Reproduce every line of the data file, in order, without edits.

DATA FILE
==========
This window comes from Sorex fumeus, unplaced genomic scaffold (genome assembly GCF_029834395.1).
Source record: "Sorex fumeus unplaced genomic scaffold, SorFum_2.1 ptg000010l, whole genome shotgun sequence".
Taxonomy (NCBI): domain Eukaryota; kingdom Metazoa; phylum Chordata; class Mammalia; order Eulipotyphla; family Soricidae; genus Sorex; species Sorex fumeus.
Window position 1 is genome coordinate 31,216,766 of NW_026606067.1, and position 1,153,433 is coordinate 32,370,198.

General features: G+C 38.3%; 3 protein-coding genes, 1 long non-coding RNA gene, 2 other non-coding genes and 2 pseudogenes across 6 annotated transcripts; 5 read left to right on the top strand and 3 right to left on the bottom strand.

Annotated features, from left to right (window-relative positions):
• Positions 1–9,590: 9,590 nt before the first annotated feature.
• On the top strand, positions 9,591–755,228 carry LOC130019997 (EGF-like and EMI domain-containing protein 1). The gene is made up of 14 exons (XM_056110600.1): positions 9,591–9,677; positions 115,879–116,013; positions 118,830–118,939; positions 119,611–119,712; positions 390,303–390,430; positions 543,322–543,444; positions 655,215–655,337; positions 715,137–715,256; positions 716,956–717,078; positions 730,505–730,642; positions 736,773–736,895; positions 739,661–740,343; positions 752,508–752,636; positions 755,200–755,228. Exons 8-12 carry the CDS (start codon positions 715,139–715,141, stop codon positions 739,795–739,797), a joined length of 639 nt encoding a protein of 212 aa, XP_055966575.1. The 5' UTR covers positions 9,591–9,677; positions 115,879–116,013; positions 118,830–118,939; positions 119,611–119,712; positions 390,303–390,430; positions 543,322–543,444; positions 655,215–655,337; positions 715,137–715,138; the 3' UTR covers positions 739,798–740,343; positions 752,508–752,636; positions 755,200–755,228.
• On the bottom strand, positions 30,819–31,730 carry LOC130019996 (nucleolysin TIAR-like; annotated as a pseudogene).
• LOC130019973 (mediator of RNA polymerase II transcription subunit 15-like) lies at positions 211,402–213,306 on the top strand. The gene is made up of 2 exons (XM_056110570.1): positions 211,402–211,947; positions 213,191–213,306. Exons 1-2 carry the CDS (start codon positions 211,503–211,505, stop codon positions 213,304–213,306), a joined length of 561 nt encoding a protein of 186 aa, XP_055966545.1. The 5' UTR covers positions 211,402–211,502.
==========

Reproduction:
This window comes from Sorex fumeus, unplaced genomic scaffold (genome assembly GCF_029834395.1).
Source record: "Sorex fumeus unplaced genomic scaffold, SorFum_2.1 ptg000010l, whole genome shotgun sequence".
Taxonomy (NCBI): domain Eukaryota; kingdom Metazoa; phylum Chordata; class Mammalia; order Eulipotyphla; family Soricidae; genus Sorex; species Sorex fumeus.
Window position 1 is genome coordinate 31,216,766 of NW_026606067.1, and position 1,153,433 is coordinate 32,370,198.

General features: G+C 38.3%; 3 protein-coding genes, 1 long non-coding RNA gene, 2 other non-coding genes and 2 pseudogenes across 6 annotated transcripts; 5 read left to right on the top strand and 3 right to left on the bottom strand.

Annotated features, from left to right (window-relative positions):
• Positions 1–9,590: 9,590 nt before the first annotated feature.
• On the top strand, positions 9,591–755,228 carry LOC130019997 (EGF-like and EMI domain-containing protein 1). The gene is made up of 14 exons (XM_056110600.1): positions 9,591–9,677; positions 115,879–116,013; positions 118,830–118,939; positions 119,611–119,712; positions 390,303–390,430; positions 543,322–543,444; positions 655,215–655,337; positions 715,137–715,256; positions 716,956–717,078; positions 730,505–730,642; positions 736,773–736,895; positions 739,661–740,343; positions 752,508–752,636; positions 755,200–755,228. Exons 8-12 carry the CDS (start codon positions 715,139–715,141, stop codon positions 739,795–739,797), a joined length of 639 nt encoding a protein of 212 aa, XP_055966575.1. The 5' UTR covers positions 9,591–9,677; positions 115,879–116,013; positions 118,830–118,939; positions 119,611–119,712; positions 390,303–390,430; positions 543,322–543,444; positions 655,215–655,337; positions 715,137–715,138; the 3' UTR covers positions 739,798–740,343; positions 752,508–752,636; positions 755,200–755,228.
• On the bottom strand, positions 30,819–31,730 carry LOC130019996 (nucleolysin TIAR-like; annotated as a pseudogene).
• LOC130019973 (mediator of RNA polymerase II transcription subunit 15-like) lies at positions 211,402–213,306 on the top strand. The gene is made up of 2 exons (XM_056110570.1): positions 211,402–211,947; positions 213,191–213,306. Exons 1-2 carry the CDS (start codon positions 211,503–211,505, stop codon positions 213,304–213,306), a joined length of 561 nt encoding a protein of 186 aa, XP_055966545.1. The 5' UTR covers positions 211,402–211,502.